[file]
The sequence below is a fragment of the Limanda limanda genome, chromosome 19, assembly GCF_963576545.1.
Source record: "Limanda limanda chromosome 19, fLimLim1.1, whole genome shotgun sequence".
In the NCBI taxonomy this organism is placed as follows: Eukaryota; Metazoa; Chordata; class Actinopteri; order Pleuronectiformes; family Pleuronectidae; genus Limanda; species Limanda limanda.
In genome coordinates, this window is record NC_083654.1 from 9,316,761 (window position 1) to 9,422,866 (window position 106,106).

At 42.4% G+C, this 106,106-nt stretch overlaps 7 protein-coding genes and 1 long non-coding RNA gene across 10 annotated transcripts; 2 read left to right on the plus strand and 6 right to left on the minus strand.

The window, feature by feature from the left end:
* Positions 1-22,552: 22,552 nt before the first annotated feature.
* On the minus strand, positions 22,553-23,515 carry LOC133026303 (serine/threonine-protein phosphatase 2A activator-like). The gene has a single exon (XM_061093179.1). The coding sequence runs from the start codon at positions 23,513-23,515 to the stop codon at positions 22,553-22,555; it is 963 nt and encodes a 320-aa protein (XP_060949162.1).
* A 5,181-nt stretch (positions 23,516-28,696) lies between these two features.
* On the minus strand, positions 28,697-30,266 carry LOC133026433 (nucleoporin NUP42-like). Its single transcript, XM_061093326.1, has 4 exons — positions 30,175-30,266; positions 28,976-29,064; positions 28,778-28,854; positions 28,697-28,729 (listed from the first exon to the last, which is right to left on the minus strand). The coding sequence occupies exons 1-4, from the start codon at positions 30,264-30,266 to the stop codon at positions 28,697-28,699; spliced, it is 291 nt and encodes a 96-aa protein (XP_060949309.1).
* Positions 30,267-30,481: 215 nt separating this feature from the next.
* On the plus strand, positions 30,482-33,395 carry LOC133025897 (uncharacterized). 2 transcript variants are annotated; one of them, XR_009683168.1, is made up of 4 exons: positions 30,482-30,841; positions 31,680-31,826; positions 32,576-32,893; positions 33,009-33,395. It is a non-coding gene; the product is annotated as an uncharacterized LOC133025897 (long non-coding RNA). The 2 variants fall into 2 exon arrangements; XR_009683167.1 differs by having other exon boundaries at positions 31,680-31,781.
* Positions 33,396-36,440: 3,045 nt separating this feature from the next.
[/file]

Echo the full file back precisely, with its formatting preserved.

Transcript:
The sequence below is a fragment of the Limanda limanda genome, chromosome 19, assembly GCF_963576545.1.
Source record: "Limanda limanda chromosome 19, fLimLim1.1, whole genome shotgun sequence".
In the NCBI taxonomy this organism is placed as follows: Eukaryota; Metazoa; Chordata; class Actinopteri; order Pleuronectiformes; family Pleuronectidae; genus Limanda; species Limanda limanda.
In genome coordinates, this window is record NC_083654.1 from 9,316,761 (window position 1) to 9,422,866 (window position 106,106).

At 42.4% G+C, this 106,106-nt stretch overlaps 7 protein-coding genes and 1 long non-coding RNA gene across 10 annotated transcripts; 2 read left to right on the plus strand and 6 right to left on the minus strand.

The window, feature by feature from the left end:
* Positions 1-22,552: 22,552 nt before the first annotated feature.
* On the minus strand, positions 22,553-23,515 carry LOC133026303 (serine/threonine-protein phosphatase 2A activator-like). The gene has a single exon (XM_061093179.1). The coding sequence runs from the start codon at positions 23,513-23,515 to the stop codon at positions 22,553-22,555; it is 963 nt and encodes a 320-aa protein (XP_060949162.1).
* A 5,181-nt stretch (positions 23,516-28,696) lies between these two features.
* On the minus strand, positions 28,697-30,266 carry LOC133026433 (nucleoporin NUP42-like). Its single transcript, XM_061093326.1, has 4 exons — positions 30,175-30,266; positions 28,976-29,064; positions 28,778-28,854; positions 28,697-28,729 (listed from the first exon to the last, which is right to left on the minus strand). The coding sequence occupies exons 1-4, from the start codon at positions 30,264-30,266 to the stop codon at positions 28,697-28,699; spliced, it is 291 nt and encodes a 96-aa protein (XP_060949309.1).
* Positions 30,267-30,481: 215 nt separating this feature from the next.
* On the plus strand, positions 30,482-33,395 carry LOC133025897 (uncharacterized). 2 transcript variants are annotated; one of them, XR_009683168.1, is made up of 4 exons: positions 30,482-30,841; positions 31,680-31,826; positions 32,576-32,893; positions 33,009-33,395. It is a non-coding gene; the product is annotated as an uncharacterized LOC133025897 (long non-coding RNA). The 2 variants fall into 2 exon arrangements; XR_009683167.1 differs by having other exon boundaries at positions 31,680-31,781.
* Positions 33,396-36,440: 3,045 nt separating this feature from the next.